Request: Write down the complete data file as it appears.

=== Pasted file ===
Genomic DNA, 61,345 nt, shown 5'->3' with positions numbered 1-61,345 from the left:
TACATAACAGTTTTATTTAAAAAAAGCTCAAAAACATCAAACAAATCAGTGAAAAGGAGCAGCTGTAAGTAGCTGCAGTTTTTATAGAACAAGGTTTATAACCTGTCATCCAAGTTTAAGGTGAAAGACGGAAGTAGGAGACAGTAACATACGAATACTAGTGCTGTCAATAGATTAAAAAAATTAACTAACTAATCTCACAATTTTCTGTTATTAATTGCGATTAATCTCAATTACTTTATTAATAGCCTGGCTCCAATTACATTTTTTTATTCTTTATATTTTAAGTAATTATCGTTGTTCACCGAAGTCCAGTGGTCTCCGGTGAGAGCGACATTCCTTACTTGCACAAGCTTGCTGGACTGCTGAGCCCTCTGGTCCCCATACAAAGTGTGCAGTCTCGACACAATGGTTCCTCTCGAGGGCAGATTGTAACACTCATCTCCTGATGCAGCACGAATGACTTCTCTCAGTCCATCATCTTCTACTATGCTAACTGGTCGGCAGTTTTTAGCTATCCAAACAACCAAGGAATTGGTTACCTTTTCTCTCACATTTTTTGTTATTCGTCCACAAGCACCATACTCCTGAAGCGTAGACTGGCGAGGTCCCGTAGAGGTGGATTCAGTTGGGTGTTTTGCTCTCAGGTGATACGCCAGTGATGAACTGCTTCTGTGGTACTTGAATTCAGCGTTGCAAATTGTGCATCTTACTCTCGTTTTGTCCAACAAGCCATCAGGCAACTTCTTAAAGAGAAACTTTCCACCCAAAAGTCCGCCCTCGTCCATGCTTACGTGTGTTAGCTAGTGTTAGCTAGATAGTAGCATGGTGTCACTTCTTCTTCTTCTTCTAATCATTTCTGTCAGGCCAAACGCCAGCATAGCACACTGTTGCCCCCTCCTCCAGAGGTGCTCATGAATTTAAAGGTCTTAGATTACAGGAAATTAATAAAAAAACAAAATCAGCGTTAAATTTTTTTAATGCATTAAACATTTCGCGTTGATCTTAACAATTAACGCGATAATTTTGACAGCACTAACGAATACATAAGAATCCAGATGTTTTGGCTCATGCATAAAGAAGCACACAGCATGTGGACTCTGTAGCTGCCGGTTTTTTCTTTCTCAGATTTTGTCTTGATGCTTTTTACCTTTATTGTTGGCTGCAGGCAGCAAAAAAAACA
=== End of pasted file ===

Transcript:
Genomic DNA, 61,345 nt, shown 5'->3' with positions numbered 1-61,345 from the left:
TACATAACAGTTTTATTTAAAAAAAGCTCAAAAACATCAAACAAATCAGTGAAAAGGAGCAGCTGTAAGTAGCTGCAGTTTTTATAGAACAAGGTTTATAACCTGTCATCCAAGTTTAAGGTGAAAGACGGAAGTAGGAGACAGTAACATACGAATACTAGTGCTGTCAATAGATTAAAAAAATTAACTAACTAATCTCACAATTTTCTGTTATTAATTGCGATTAATCTCAATTACTTTATTAATAGCCTGGCTCCAATTACATTTTTTTATTCTTTATATTTTAAGTAATTATCGTTGTTCACCGAAGTCCAGTGGTCTCCGGTGAGAGCGACATTCCTTACTTGCACAAGCTTGCTGGACTGCTGAGCCCTCTGGTCCCCATACAAAGTGTGCAGTCTCGACACAATGGTTCCTCTCGAGGGCAGATTGTAACACTCATCTCCTGATGCAGCACGAATGACTTCTCTCAGTCCATCATCTTCTACTATGCTAACTGGTCGGCAGTTTTTAGCTATCCAAACAACCAAGGAATTGGTTACCTTTTCTCTCACATTTTTTGTTATTCGTCCACAAGCACCATACTCCTGAAGCGTAGACTGGCGAGGTCCCGTAGAGGTGGATTCAGTTGGGTGTTTTGCTCTCAGGTGATACGCCAGTGATGAACTGCTTCTGTGGTACTTGAATTCAGCGTTGCAAATTGTGCATCTTACTCTCGTTTTGTCCAACAAGCCATCAGGCAACTTCTTAAAGAGAAACTTTCCACCCAAAAGTCCGCCCTCGTCCATGCTTACGTGTGTTAGCTAGTGTTAGCTAGATAGTAGCATGGTGTCACTTCTTCTTCTTCTTCTAATCATTTCTGTCAGGCCAAACGCCAGCATAGCACACTGTTGCCCCCTCCTCCAGAGGTGCTCATGAATTTAAAGGTCTTAGATTACAGGAAATTAATAAAAAAACAAAATCAGCGTTAAATTTTTTTAATGCATTAAACATTTCGCGTTGATCTTAACAATTAACGCGATAATTTTGACAGCACTAACGAATACATAAGAATCCAGATGTTTTGGCTCATGCATAAAGAAGCACACAGCATGTGGACTCTGTAGCTGCCGGTTTTTTCTTTCTCAGATTTTGTCTTGATGCTTTTTACCTTTATTGTTGGCTGCAGGCAGCAAAAAAAACA